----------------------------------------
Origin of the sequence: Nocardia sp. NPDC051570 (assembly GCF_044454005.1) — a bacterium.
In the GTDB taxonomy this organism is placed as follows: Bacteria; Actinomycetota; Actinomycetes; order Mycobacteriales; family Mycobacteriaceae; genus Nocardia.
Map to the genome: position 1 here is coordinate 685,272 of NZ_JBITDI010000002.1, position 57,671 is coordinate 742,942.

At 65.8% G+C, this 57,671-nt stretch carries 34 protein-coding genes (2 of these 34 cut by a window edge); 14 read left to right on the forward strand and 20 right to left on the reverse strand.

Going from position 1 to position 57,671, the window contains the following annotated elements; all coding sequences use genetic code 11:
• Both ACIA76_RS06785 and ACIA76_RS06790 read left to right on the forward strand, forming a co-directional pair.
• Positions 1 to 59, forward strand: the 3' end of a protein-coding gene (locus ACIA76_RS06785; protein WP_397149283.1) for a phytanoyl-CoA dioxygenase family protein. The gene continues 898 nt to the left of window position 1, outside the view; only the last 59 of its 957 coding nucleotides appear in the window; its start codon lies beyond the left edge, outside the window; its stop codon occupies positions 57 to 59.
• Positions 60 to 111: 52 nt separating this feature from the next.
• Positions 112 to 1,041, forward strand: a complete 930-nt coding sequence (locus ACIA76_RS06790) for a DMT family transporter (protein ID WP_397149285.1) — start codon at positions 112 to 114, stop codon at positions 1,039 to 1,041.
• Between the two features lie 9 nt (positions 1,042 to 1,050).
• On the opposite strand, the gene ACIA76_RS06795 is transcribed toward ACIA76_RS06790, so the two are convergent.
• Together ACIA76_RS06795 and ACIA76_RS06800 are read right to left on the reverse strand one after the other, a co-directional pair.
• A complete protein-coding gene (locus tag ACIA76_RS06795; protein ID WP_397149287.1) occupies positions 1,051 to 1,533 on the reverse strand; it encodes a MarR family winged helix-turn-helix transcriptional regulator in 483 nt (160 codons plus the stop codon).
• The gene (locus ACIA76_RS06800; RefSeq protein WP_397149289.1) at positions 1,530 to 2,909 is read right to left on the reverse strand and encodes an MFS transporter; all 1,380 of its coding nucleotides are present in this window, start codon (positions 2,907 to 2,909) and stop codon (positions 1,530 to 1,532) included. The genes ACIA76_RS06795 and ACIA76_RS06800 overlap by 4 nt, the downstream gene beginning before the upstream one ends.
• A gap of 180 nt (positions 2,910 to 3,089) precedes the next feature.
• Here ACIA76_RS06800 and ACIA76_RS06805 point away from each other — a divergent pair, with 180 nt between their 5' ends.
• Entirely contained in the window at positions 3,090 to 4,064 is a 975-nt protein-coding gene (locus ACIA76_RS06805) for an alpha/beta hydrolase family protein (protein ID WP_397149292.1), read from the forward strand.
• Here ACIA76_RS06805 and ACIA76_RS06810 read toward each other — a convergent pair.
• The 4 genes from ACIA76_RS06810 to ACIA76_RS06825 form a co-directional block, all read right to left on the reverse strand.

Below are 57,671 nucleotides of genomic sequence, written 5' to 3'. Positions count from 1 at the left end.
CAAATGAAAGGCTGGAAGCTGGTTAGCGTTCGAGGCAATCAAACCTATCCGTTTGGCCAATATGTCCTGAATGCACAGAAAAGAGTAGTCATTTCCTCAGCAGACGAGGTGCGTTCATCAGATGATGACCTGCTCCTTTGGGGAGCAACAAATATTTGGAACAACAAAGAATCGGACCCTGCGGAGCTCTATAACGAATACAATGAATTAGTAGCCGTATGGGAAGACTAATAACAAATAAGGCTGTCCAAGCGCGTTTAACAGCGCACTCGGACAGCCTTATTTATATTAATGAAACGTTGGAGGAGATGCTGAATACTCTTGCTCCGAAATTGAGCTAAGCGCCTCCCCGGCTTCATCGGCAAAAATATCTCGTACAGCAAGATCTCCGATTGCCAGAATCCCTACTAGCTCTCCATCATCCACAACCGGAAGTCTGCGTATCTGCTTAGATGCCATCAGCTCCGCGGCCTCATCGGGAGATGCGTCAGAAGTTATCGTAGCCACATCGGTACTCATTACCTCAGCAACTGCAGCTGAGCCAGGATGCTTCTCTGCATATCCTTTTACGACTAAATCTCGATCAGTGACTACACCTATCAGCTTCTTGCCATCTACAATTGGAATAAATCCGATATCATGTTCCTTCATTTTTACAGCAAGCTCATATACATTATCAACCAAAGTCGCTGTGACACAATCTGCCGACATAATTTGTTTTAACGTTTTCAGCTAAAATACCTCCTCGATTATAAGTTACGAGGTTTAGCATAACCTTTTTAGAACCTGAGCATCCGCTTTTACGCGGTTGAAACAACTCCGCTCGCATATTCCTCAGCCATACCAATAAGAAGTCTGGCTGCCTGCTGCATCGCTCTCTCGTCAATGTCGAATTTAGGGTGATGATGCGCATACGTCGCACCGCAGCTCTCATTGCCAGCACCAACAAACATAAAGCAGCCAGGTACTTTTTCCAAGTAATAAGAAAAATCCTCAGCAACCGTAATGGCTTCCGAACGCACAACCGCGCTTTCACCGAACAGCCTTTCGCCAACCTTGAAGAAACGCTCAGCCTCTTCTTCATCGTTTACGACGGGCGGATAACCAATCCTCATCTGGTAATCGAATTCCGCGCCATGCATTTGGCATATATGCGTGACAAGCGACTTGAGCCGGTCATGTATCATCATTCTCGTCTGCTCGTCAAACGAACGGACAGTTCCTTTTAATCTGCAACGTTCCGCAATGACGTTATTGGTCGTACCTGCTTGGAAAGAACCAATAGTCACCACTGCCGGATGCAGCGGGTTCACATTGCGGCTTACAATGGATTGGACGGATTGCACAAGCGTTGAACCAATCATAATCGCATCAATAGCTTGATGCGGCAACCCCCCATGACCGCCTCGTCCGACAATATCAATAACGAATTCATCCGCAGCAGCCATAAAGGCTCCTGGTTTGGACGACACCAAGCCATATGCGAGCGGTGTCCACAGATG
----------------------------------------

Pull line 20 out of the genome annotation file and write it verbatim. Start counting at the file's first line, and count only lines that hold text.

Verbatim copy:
Below are 57,671 nucleotides of genomic sequence, written 5' to 3'. Positions count from 1 at the left end.